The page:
STEM & STEAM Education
2021 Young Scientist Challenge Winners Named
- By Dian Schaffhauser
intelligence and machine learning figured into this year's top two
entries for the 3M
Young Scientist Challenge, a middle school science
competition sponsored by 3M
Ten finalists were
selected from one- to two-minute video submissions in which they
described a new invention or solution that could solve or influence
an everyday problem affecting them, their families, their communities
or the world. This year's challenge brought the finalists together
virtually over two days. Each competitor was evaluated in a series of
scored challenges and the final presentation of their innovation.
They were assessed, according to organizers, on their "innovative
thinking, scientific acumen and exceptional communication skills."
Over the past
several months, finalists also worked with a 3M scientist who
mentored and worked one-on-one with them to help them turn their
ideas into prototypes. Sarah, for example, was paired with Ann
Fornof, a senior research specialist in the adhesives division at 3M.
Top winner Sarah
Park, now an eighth-grader in Jacksonville, FL, developed Spark
Care+, a music therapy treatment for mental health
disorders that uses AI, galvanic skin response (GSR) for sweat gland
response, and photoplethysmography (PPG) for heart rate monitoring.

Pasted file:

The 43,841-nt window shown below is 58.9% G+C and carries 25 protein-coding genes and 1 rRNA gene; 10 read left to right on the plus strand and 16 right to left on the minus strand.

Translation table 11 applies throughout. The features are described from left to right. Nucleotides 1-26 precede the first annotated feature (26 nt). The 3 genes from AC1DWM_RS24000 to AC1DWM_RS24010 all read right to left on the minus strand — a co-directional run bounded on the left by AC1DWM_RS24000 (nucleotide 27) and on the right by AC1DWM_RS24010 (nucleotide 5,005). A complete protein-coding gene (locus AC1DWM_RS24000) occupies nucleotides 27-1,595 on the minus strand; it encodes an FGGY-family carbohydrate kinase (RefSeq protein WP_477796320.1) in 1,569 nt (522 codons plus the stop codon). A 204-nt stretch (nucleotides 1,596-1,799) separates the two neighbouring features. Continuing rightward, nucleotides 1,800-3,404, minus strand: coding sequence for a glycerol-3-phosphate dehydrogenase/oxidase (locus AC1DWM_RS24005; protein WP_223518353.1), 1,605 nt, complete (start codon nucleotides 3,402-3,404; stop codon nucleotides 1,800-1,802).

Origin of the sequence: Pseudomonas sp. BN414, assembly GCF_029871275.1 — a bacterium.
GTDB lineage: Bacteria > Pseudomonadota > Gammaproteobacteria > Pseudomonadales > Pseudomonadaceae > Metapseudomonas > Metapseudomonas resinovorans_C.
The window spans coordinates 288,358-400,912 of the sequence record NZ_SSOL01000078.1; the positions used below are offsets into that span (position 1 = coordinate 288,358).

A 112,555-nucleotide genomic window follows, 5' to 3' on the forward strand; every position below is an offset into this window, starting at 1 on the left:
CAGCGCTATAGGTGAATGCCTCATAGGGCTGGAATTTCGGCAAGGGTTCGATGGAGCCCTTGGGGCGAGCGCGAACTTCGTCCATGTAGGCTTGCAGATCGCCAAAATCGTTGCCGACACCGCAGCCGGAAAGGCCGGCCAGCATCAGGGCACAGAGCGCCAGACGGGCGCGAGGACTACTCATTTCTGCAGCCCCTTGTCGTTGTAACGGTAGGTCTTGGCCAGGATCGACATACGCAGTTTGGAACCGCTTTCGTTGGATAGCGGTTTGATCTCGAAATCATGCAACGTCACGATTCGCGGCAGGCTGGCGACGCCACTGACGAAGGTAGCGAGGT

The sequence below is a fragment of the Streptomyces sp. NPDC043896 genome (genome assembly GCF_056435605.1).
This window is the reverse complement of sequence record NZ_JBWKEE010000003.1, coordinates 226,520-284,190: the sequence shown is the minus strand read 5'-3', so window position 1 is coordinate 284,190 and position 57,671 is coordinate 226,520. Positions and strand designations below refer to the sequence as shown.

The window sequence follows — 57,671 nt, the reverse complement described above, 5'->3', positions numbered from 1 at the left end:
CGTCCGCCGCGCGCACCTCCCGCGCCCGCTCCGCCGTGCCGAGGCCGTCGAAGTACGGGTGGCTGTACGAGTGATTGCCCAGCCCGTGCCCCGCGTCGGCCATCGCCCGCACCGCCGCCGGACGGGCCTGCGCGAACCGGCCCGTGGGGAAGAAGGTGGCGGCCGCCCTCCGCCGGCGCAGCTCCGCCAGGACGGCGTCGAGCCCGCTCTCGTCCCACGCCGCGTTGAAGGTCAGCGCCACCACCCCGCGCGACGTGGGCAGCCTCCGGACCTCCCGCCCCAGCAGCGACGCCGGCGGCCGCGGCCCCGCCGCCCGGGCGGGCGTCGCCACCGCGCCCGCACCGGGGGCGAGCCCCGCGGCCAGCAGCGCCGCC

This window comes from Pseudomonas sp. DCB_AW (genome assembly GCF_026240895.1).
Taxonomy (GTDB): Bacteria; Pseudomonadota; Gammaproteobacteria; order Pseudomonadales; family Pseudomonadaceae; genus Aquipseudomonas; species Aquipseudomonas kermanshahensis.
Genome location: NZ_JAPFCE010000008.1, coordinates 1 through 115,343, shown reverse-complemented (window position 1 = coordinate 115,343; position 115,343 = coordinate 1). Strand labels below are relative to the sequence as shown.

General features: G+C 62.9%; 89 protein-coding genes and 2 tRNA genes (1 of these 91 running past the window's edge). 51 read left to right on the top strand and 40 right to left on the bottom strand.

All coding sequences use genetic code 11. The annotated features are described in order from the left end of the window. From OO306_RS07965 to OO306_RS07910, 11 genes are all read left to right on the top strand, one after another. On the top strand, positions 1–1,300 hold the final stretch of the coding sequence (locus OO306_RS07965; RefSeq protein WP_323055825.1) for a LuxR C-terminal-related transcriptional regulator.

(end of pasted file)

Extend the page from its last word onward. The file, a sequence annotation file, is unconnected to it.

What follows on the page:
Sarah said she envisions the development of personalized wristbands
with her invention for use by anyone seeking improved mental health.
As the grand prize
winner, Sarah received $25,000, a two-day trip and the title
"America’s Top Young Scientist."
Samarth Mahapatra from Marietta, GA took second place and was also
named winner of the "Improving Lives Award," chosen through
public voting as the solution with the greatest potential to make a
positive impact on the world. Samarth’s project, "Accessibility
Friendly Guidance System for Optimal Cooking Operations based on
Machine Learning," was inspired by a family member who had to
give up cooking due to glaucoma-induced blindness. The project uses
advance vision algorithms to help people with vision limitations
"cook with ease."
"The 3M Young
Scientist Challenge aligns with 3M’s commitment to fostering the
next generation of science leaders and exemplifies how a quality STEM
education can get young people interested and excited about science
as a way to improve lives all around the world," said Denise
Rutherford, chief corporate affairs officer at 3M, in a statement.
"Against the backdrop of an ongoing global pandemic, the...
finalists have each shown how grit, determination, resiliency,
innovative thinking and the scientific process come together to
create truly incredible innovations with the potential to address
major global challenges. 3M is inspired by these young inventors, and
we celebrate their accomplishments."
About the Author
Dian Schaffhauser is a former senior contributing editor for 1105 Media's education publications THE Journal, Campus Technology and Spaces4Learning.